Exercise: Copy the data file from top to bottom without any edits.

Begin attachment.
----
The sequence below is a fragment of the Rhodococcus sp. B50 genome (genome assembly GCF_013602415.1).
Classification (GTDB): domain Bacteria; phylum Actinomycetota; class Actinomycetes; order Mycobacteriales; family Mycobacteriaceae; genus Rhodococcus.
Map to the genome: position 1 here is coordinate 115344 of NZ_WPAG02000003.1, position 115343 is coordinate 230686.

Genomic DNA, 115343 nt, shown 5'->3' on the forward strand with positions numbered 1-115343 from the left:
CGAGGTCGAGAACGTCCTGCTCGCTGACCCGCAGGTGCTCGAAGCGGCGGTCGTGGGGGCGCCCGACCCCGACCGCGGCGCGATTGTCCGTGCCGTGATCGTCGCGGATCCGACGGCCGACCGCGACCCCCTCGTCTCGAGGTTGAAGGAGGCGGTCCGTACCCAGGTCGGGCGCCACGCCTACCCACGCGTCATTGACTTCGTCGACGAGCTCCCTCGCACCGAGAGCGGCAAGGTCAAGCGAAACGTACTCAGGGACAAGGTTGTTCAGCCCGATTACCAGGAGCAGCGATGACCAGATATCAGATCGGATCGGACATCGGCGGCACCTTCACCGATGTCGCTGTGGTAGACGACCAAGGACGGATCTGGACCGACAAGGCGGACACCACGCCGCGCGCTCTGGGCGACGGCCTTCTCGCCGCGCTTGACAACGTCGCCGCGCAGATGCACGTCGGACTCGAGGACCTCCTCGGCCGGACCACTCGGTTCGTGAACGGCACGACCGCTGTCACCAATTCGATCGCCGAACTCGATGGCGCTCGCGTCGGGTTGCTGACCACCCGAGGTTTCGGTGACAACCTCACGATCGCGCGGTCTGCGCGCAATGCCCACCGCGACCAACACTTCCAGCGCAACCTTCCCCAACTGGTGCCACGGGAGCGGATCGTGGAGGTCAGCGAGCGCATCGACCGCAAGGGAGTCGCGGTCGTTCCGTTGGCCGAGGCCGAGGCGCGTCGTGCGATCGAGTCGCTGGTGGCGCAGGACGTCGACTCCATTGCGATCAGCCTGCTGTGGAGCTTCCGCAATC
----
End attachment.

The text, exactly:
The sequence below is a fragment of the Rhodococcus sp. B50 genome (genome assembly GCF_013602415.1).
Classification (GTDB): domain Bacteria; phylum Actinomycetota; class Actinomycetes; order Mycobacteriales; family Mycobacteriaceae; genus Rhodococcus.
Map to the genome: position 1 here is coordinate 115344 of NZ_WPAG02000003.1, position 115343 is coordinate 230686.

Genomic DNA, 115343 nt, shown 5'->3' on the forward strand with positions numbered 1-115343 from the left:
CGAGGTCGAGAACGTCCTGCTCGCTGACCCGCAGGTGCTCGAAGCGGCGGTCGTGGGGGCGCCCGACCCCGACCGCGGCGCGATTGTCCGTGCCGTGATCGTCGCGGATCCGACGGCCGACCGCGACCCCCTCGTCTCGAGGTTGAAGGAGGCGGTCCGTACCCAGGTCGGGCGCCACGCCTACCCACGCGTCATTGACTTCGTCGACGAGCTCCCTCGCACCGAGAGCGGCAAGGTCAAGCGAAACGTACTCAGGGACAAGGTTGTTCAGCCCGATTACCAGGAGCAGCGATGACCAGATATCAGATCGGATCGGACATCGGCGGCACCTTCACCGATGTCGCTGTGGTAGACGACCAAGGACGGATCTGGACCGACAAGGCGGACACCACGCCGCGCGCTCTGGGCGACGGCCTTCTCGCCGCGCTTGACAACGTCGCCGCGCAGATGCACGTCGGACTCGAGGACCTCCTCGGCCGGACCACTCGGTTCGTGAACGGCACGACCGCTGTCACCAATTCGATCGCCGAACTCGATGGCGCTCGCGTCGGGTTGCTGACCACCCGAGGTTTCGGTGACAACCTCACGATCGCGCGGTCTGCGCGCAATGCCCACCGCGACCAACACTTCCAGCGCAACCTTCCCCAACTGGTGCCACGGGAGCGGATCGTGGAGGTCAGCGAGCGCATCGACCGCAAGGGAGTCGCGGTCGTTCCGTTGGCCGAGGCCGAGGCGCGTCGTGCGATCGAGTCGCTGGTGGCGCAGGACGTCGACTCCATTGCGATCAGCCTGCTGTGGAGCTTCCGCAATC